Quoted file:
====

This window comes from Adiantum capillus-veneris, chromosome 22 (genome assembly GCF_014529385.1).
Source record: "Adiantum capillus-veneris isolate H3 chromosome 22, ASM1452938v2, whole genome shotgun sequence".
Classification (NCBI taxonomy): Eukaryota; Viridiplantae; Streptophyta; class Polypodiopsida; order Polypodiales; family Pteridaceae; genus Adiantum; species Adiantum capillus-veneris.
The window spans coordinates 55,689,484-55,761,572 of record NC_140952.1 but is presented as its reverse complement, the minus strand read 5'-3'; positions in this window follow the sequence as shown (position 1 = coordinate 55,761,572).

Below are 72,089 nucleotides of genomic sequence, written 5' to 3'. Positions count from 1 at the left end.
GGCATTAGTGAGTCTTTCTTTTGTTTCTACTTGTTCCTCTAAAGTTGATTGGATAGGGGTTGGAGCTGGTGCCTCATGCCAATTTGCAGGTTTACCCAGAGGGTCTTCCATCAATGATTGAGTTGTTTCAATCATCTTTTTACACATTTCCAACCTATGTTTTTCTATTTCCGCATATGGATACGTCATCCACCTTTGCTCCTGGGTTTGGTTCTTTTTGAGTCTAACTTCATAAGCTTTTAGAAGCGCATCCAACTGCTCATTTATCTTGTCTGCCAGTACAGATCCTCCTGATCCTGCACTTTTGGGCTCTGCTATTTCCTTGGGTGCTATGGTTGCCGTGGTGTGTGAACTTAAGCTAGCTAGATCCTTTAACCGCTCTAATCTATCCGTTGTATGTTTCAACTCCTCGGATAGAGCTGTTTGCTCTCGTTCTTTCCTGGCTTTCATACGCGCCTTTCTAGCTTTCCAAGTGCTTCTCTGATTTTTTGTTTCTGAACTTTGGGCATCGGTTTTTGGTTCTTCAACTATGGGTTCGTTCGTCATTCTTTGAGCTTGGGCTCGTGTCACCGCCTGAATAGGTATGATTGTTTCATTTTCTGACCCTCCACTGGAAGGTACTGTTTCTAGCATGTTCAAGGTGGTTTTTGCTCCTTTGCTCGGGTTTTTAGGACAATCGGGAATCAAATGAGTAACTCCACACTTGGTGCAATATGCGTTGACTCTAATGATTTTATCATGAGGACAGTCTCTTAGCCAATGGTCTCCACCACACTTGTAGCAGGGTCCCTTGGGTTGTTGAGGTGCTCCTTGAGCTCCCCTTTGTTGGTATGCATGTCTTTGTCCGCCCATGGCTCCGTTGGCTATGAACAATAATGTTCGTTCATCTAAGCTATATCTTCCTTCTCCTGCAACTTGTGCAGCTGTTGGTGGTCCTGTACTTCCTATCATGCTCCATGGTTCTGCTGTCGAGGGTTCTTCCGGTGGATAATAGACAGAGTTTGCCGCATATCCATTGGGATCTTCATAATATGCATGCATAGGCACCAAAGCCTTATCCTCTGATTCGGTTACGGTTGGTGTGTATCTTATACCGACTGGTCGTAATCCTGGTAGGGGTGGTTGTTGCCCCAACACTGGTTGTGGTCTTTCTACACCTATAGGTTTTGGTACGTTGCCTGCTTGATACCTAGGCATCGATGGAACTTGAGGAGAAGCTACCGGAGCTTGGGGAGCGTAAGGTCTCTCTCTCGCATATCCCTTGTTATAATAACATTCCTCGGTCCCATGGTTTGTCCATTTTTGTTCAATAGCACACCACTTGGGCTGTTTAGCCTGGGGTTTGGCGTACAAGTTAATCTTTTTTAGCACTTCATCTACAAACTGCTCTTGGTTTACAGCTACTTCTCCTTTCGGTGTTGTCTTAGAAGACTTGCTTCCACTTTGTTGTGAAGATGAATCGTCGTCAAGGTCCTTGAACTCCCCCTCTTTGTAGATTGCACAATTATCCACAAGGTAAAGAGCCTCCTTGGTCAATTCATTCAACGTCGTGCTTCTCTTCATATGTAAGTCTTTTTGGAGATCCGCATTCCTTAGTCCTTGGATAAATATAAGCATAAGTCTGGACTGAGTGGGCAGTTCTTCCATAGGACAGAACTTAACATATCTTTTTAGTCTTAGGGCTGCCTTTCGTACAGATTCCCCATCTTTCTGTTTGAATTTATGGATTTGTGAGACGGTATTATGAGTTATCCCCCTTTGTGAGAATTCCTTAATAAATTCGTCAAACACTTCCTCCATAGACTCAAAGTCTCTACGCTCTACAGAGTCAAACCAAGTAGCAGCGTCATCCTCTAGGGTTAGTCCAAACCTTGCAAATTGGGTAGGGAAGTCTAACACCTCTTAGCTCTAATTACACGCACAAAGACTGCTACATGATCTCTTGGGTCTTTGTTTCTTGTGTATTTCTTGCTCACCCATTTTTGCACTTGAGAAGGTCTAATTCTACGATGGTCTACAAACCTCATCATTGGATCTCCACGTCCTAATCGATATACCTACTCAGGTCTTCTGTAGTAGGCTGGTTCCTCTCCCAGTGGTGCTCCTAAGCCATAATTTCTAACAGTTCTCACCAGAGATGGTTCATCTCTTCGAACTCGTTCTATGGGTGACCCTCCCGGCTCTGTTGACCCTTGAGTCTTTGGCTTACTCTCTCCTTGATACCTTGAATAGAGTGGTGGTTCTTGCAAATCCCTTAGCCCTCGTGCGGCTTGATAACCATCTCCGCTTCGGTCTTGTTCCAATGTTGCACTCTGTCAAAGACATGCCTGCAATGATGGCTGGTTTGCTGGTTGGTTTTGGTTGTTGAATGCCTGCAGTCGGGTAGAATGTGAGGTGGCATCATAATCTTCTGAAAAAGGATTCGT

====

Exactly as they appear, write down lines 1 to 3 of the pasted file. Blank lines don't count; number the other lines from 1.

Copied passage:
This window comes from Adiantum capillus-veneris, chromosome 22 (genome assembly GCF_014529385.1).
Source record: "Adiantum capillus-veneris isolate H3 chromosome 22, ASM1452938v2, whole genome shotgun sequence".
Classification (NCBI taxonomy): Eukaryota; Viridiplantae; Streptophyta; class Polypodiopsida; order Polypodiales; family Pteridaceae; genus Adiantum; species Adiantum capillus-veneris.